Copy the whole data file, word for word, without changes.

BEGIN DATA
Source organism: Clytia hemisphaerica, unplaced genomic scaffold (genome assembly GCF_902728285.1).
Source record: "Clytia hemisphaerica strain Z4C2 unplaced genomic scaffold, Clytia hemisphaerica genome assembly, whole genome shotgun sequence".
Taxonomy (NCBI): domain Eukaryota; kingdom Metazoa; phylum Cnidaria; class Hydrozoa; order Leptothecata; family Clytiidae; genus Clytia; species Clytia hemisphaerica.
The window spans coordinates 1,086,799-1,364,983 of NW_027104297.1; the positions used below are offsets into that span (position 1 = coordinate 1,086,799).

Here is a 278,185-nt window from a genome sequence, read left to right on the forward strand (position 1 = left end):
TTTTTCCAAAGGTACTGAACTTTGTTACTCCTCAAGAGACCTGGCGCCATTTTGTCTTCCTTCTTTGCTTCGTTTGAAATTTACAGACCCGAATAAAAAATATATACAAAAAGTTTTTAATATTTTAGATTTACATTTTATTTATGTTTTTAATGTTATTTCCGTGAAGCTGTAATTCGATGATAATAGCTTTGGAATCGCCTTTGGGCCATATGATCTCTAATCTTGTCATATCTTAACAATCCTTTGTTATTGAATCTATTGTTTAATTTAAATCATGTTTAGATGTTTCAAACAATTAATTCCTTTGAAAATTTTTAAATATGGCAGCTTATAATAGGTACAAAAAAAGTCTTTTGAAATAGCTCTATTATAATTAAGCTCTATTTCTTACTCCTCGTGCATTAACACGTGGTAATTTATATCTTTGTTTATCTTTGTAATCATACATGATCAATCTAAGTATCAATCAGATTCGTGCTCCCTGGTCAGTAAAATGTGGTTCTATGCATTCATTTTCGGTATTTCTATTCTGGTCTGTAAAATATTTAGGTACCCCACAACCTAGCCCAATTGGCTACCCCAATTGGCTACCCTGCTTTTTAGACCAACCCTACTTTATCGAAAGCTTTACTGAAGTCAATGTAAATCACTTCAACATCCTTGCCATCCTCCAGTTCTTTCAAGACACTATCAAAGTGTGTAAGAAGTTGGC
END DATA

Source organism: Clytia hemisphaerica, unplaced genomic scaffold (genome assembly GCF_902728285.1).
Source record: "Clytia hemisphaerica strain Z4C2 unplaced genomic scaffold, Clytia hemisphaerica genome assembly, whole genome shotgun sequence".
Taxonomy (NCBI): domain Eukaryota; kingdom Metazoa; phylum Cnidaria; class Hydrozoa; order Leptothecata; family Clytiidae; genus Clytia; species Clytia hemisphaerica.
The window spans coordinates 1,086,799-1,364,983 of NW_027104297.1; the positions used below are offsets into that span (position 1 = coordinate 1,086,799).

Here is a 278,185-nt window from a genome sequence, read left to right on the forward strand (position 1 = left end):
TTTTTCCAAAGGTACTGAACTTTGTTACTCCTCAAGAGACCTGGCGCCATTTTGTCTTCCTTCTTTGCTTCGTTTGAAATTTACAGACCCGAATAAAAAATATATACAAAAAGTTTTTAATATTTTAGATTTACATTTTATTTATGTTTTTAATGTTATTTCCGTGAAGCTGTAATTCGATGATAATAGCTTTGGAATCGCCTTTGGGCCATATGATCTCTAATCTTGTCATATCTTAACAATCCTTTGTTATTGAATCTATTGTTTAATTTAAATCATGTTTAGATGTTTCAAACAATTAATTCCTTTGAAAATTTTTAAATATGGCAGCTTATAATAGGTACAAAAAAAGTCTTTTGAAATAGCTCTATTATAATTAAGCTCTATTTCTTACTCCTCGTGCATTAACACGTGGTAATTTATATCTTTGTTTATCTTTGTAATCATACATGATCAATCTAAGTATCAATCAGATTCGTGCTCCCTGGTCAGTAAAATGTGGTTCTATGCATTCATTTTCGGTATTTCTATTCTGGTCTGTAAAATATTTAGGTACCCCACAACCTAGCCCAATTGGCTACCCCAATTGGCTACCCTGCTTTTTAGACCAACCCTACTTTATCGAAAGCTTTACTGAAGTCAATGTAAATCACTTCAACATCCTTGCCATCCTCCAGTTCTTTCAAGACACTATCAAAGTGTGTAAGAAGTTGGC